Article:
By Ernie Mundell and Robin Foster HealthDay Reporters
While coronavirus infections in America plunge to levels not seen in months, the country prepares to mark the devastating toll of 500,000 dead so far in the pandemic.
The seven-day rolling average is now under 65,000 and the daily death toll is also dropping, with fatalities decreasing by 30 percent in the past week, the Washington Post reported. But top infectious disease expert Dr. Anthony Fauci cautioned on Sunday that masks might still be needed in 2022 and refused to predict when “normal” would return.
“I think it is possible that is the case,” he told CNN when asked whether Americans will still be wearing masks next year. The level of new infections must go “way down,” he added, before he could say people needn’t wear face coverings.
“I want it to keep going down to a baseline that’s so low there is virtually no threat,” Fauci said. “If you combine getting most of the people in the country vaccinated with getting the level of virus in the community very, very low, then I believe you’re going to be able to say, you know, for the most part, we don’t necessarily have to wear masks.”
Not only deaths and new infections are declining: The number of Americans hospitalized for COVID-19 is at its lowest since early November, The New York Times reported.
There were 56,159 people hospitalized as of Feb. 21, the lowest level since Nov. 7. The number of U.S. hospitalizations has steadily and rapidly declined since mid-January, when the seven-day average reached about 130,000, the Times reported.
Experts say several factors may explain why the country’s coronavirus metrics have been improving over the past few months: more widespread mask use and social distancing, more effective public health messaging, and a growing number of people who have been vaccinated. The most vulnerable, like residents of nursing homes and other elderly people, were among the first to receive the vaccine.
The change is perhaps most evident in intensive care units: Heading into her night shift in the I.C.U. at Presbyterian Rust Medical Center in Rio Rancho, N.M., Dr. Denise Gonzales, the medical director, told the Times that she has seen a difference in her staff.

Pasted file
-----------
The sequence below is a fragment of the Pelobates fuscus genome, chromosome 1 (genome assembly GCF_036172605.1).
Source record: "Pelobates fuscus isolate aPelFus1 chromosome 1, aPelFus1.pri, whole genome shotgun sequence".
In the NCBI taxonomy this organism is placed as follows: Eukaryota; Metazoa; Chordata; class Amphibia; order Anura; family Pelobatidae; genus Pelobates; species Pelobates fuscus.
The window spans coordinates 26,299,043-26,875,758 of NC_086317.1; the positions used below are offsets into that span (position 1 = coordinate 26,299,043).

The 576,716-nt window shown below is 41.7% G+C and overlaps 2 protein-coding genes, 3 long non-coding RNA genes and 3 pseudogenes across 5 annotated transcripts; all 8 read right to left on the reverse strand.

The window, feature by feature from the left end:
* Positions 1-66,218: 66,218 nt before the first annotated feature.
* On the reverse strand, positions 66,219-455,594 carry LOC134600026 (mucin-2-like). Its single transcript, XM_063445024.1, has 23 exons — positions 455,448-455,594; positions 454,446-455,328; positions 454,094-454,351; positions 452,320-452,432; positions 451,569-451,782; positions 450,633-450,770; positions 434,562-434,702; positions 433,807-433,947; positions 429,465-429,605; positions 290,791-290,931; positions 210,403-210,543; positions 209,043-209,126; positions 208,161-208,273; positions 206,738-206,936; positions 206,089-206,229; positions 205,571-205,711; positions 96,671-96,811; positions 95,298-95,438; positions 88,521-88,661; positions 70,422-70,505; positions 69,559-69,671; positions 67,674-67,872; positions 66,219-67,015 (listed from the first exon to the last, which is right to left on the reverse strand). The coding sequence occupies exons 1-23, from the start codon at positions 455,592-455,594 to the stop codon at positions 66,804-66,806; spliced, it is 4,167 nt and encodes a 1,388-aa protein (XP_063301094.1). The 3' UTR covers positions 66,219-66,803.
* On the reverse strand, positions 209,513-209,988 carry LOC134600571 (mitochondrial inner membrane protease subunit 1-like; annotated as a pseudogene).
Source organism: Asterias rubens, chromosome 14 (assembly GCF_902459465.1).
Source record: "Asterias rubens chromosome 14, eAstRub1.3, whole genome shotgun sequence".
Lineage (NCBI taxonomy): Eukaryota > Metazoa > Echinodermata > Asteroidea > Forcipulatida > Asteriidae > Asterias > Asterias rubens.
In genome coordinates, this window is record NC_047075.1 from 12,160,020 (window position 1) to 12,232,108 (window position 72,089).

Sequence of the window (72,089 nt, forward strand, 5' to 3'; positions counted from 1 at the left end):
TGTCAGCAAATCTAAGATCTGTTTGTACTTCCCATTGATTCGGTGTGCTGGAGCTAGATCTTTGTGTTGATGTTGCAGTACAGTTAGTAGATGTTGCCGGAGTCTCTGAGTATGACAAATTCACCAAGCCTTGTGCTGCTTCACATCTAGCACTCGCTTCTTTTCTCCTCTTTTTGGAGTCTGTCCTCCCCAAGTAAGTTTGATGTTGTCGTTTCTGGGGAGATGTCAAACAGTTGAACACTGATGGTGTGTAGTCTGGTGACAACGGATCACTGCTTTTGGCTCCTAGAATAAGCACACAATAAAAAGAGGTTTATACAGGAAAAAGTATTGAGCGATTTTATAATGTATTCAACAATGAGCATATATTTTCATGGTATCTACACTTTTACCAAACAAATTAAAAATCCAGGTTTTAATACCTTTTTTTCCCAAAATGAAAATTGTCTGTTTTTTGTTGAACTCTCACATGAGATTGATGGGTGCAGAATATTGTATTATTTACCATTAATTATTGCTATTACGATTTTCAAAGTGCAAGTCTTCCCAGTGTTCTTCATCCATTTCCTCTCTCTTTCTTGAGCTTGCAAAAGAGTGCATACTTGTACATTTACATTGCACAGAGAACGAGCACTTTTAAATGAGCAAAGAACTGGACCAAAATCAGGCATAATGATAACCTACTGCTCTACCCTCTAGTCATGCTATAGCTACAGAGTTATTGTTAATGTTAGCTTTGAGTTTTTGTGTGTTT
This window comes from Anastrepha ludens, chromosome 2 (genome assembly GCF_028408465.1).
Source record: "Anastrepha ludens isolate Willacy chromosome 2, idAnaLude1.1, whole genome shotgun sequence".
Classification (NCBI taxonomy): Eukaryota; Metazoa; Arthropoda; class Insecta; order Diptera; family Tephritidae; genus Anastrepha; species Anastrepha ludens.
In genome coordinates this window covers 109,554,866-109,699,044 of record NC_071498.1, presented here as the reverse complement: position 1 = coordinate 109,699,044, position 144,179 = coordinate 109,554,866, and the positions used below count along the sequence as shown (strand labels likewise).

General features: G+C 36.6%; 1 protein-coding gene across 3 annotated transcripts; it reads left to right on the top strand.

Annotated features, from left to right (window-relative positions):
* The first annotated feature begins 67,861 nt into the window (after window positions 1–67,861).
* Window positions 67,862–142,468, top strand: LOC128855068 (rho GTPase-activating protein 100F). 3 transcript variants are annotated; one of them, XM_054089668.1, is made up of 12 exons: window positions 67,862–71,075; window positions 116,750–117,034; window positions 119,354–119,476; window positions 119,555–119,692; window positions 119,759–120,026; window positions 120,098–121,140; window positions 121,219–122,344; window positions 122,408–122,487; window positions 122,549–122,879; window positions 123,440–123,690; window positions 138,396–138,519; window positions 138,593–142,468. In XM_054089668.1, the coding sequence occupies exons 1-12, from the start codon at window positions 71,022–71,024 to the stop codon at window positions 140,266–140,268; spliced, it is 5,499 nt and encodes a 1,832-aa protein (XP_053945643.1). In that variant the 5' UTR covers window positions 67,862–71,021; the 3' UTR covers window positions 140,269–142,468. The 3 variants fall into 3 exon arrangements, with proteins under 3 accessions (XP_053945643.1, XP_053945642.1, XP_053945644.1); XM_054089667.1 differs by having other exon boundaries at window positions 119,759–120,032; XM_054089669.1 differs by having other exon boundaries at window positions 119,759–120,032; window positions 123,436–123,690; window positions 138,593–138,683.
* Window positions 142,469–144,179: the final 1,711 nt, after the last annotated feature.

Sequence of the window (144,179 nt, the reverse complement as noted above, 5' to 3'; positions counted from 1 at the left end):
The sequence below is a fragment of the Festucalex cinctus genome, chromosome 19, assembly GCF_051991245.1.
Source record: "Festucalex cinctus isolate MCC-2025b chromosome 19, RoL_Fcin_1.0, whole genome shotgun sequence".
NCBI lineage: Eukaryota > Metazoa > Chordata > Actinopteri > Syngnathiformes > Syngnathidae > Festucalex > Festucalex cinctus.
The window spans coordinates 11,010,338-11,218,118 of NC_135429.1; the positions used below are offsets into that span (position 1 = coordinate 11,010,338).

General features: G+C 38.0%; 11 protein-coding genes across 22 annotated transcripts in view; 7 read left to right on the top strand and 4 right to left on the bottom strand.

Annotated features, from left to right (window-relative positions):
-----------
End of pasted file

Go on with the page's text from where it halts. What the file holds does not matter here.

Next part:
“People are smiling. They are optimistic,” she said. “They’re making plans for the future.” During the worst of the crisis, “working in such a highly intense environment where people are so sick and are on so much support and knowing that statistically very few are going to get better — that’s overwhelming.”
Dr. Kyan Safavi, medical director of a group that tracks COVID-19 hospitalizations at Massachusetts General Hospital in Boston, said the number of newly admitted patients has dropped sharply. The hospital is admitting about 10 to 15 new patients daily, a decline of about 50 percent from early January, Safavi said.
“Everybody’s physically exhausted — and probably a little bit mentally exhausted — but incredibly hopeful,” Dr. Safavi told the Times.
Pfizer, Moderna vaccines less effective against South African variant
Two of the world’s leading coronavirus vaccines don’t work as well against a more contagious South African variant, though both did manage to neutralize the virus, two new studies show.
But experts pointed out that what level of neutralization is needed to actually protect against the variant is still unclear and these latest studies on the Pfizer and Moderna vaccines were done in a lab setting, and not the real world, the Post reported. Both reports were published last week in the New England Journal of Medicine.
“These are in vitro studies and we don’t know if there is a threshold for neutralization that defines protection. In fact, we don’t even know that there is a quantitative correlation between antibodies levels and protection,” NEJM Editor-in-Chief Eric Rubin said in a podcast on the findings. “It is very concerning that we don’t know the clinical significance of these findings.”